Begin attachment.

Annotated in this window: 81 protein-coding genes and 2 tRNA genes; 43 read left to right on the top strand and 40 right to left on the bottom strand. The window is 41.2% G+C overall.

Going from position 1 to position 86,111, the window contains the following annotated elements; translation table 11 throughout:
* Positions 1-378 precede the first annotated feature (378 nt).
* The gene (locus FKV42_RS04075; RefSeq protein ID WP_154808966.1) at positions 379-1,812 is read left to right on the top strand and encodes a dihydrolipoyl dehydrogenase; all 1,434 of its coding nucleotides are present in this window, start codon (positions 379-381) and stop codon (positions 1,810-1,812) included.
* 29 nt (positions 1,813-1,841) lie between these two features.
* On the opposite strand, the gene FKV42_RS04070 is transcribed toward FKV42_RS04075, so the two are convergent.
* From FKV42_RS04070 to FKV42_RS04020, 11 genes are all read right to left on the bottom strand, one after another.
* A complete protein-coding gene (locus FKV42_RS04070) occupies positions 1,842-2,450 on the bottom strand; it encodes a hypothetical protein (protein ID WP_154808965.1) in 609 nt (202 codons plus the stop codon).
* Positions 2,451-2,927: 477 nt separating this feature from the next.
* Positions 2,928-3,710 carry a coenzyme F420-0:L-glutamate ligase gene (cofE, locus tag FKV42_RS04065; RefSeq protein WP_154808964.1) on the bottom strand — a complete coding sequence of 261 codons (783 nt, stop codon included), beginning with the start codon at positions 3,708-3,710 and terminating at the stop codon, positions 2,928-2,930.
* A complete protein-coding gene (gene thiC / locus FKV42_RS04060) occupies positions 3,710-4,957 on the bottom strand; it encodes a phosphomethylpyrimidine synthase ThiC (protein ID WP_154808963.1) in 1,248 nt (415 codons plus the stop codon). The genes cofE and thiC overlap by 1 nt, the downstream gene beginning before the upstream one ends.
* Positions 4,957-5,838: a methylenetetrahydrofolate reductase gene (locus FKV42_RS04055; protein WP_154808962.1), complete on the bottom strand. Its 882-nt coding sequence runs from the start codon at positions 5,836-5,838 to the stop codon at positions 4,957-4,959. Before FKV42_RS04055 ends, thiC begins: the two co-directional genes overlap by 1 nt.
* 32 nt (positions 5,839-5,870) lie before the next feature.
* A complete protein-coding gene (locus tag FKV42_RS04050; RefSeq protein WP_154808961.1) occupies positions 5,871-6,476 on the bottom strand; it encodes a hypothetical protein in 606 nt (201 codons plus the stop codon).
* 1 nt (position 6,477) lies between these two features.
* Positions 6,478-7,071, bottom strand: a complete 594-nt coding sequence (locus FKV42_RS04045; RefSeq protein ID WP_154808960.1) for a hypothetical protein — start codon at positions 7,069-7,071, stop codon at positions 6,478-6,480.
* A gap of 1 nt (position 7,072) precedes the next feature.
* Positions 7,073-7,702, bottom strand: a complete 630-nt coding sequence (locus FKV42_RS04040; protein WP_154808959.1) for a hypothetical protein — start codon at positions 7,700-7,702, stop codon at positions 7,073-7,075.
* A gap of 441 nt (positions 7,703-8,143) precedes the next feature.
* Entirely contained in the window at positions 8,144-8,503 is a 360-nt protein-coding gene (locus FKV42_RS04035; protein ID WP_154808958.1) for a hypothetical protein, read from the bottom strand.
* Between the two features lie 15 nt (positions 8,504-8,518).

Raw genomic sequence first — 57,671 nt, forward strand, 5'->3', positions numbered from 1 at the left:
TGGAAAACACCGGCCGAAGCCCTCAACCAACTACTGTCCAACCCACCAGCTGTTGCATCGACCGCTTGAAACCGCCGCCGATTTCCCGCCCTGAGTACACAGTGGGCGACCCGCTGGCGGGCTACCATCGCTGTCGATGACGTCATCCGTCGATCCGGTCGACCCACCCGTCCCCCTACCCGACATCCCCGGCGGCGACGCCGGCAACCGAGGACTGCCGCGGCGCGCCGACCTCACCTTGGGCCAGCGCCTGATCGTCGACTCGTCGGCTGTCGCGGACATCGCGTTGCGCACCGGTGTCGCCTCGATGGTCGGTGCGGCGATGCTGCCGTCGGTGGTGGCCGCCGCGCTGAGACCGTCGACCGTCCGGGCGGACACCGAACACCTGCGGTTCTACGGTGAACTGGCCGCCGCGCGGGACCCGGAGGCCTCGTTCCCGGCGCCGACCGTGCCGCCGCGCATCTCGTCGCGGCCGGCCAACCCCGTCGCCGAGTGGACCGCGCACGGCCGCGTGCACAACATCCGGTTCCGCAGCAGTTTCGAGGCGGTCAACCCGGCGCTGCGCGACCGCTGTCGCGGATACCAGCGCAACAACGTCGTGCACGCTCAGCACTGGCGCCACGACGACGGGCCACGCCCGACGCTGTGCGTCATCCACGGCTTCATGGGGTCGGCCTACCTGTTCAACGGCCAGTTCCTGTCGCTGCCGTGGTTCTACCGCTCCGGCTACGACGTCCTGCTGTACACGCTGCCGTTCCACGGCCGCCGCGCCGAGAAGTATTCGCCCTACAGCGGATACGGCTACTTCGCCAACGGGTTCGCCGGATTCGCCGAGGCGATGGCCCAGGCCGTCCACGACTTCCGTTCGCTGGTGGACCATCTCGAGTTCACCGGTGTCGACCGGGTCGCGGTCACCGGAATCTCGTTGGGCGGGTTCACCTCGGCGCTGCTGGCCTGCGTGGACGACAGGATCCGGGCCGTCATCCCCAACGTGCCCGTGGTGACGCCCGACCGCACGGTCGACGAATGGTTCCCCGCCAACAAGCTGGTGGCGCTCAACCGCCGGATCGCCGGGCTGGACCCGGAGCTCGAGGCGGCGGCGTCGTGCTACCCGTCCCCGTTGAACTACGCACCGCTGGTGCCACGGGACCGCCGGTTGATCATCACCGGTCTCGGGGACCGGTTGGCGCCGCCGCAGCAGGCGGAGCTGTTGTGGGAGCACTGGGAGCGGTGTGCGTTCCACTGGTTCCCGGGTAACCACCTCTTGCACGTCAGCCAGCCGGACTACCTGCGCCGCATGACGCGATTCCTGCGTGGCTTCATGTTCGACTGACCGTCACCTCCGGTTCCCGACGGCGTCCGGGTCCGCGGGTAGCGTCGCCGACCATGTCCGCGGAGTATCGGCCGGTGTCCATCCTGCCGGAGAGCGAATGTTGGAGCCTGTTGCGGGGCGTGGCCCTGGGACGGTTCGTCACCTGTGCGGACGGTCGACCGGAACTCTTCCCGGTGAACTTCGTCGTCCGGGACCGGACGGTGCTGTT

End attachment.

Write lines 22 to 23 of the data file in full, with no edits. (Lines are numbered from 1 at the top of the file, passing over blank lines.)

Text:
Raw genomic sequence first — 57,671 nt, forward strand, 5'->3', positions numbered from 1 at the left:
TGGAAAACACCGGCCGAAGCCCTCAACCAACTACTGTCCAACCCACCAGCTGTTGCATCGACCGCTTGAAACCGCCGCCGATTTCCCGCCCTGAGTACACAGTGGGCGACCCGCTGGCGGGCTACCATCGCTGTCGATGACGTCATCCGTCGATCCGGTCGACCCACCCGTCCCCCTACCCGACATCCCCGGCGGCGACGCCGGCAACCGAGGACTGCCGCGGCGCGCCGACCTCACCTTGGGCCAGCGCCTGATCGTCGACTCGTCGGCTGTCGCGGACATCGCGTTGCGCACCGGTGTCGCCTCGATGGTCGGTGCGGCGATGCTGCCGTCGGTGGTGGCCGCCGCGCTGAGACCGTCGACCGTCCGGGCGGACACCGAACACCTGCGGTTCTACGGTGAACTGGCCGCCGCGCGGGACCCGGAGGCCTCGTTCCCGGCGCCGACCGTGCCGCCGCGCATCTCGTCGCGGCCGGCCAACCCCGTCGCCGAGTGGACCGCGCACGGCCGCGTGCACAACATCCGGTTCCGCAGCAGTTTCGAGGCGGTCAACCCGGCGCTGCGCGACCGCTGTCGCGGATACCAGCGCAACAACGTCGTGCACGCTCAGCACTGGCGCCACGACGACGGGCCACGCCCGACGCTGTGCGTCATCCACGGCTTCATGGGGTCGGCCTACCTGTTCAACGGCCAGTTCCTGTCGCTGCCGTGGTTCTACCGCTCCGGCTACGACGTCCTGCTGTACACGCTGCCGTTCCACGGCCGCCGCGCCGAGAAGTATTCGCCCTACAGCGGATACGGCTACTTCGCCAACGGGTTCGCCGGATTCGCCGAGGCGATGGCCCAGGCCGTCCACGACTTCCGTTCGCTGGTGGACCATCTCGAGTTCACCGGTGTCGACCGGGTCGCGGTCACCGGAATCTCGTTGGGCGGGTTCACCTCGGCGCTGCTGGCCTGCGTGGACGACAGGATCCGGGCCGTCATCCCCAACGTGCCCGTGGTGACGCCCGACCGCACGGTCGACGAATGGTTCCCCGCCAACAAGCTGGTGGCGCTCAACCGCCGGATCGCCGGGCTGGACCCGGAGCTCGAGGCGGCGGCGTCGTGCTACCCGTCCCCGTTGAACTACGCACCGCTGGTGCCACGGGACCGCCGGTTGATCATCACCGGTCTCGGGGACCGGTTGGCGCCGCCGCAGCAGGCGGAGCTGTTGTGGGAGCACTGGGAGCGGTGTGCGTTCCACTGGTTCCCGGGTAACCACCTCTTGCACGTCAGCCAGCCGGACTACCTGCGCCGCATGACGCGATTCCTGCGTGGCTTCATGTTCGACTGACCGTCACCTCCGGTTCCCGACGGCGTCCGGGTCCGCGGGTAGCGTCGCCGACCATGTCCGCGGAGTATCGGCCGGTGTCCATCCTGCCGGAGAGCGAATGTTGGAGCCTGTTGCGGGGCGTGGCCCTGGGACGGTTCGTCACCTGTGCGGACGGTCGACCGGAACTCTTCCCGGTGAACTTCGTCGTCCGGGACCGGACGGTGCTGTT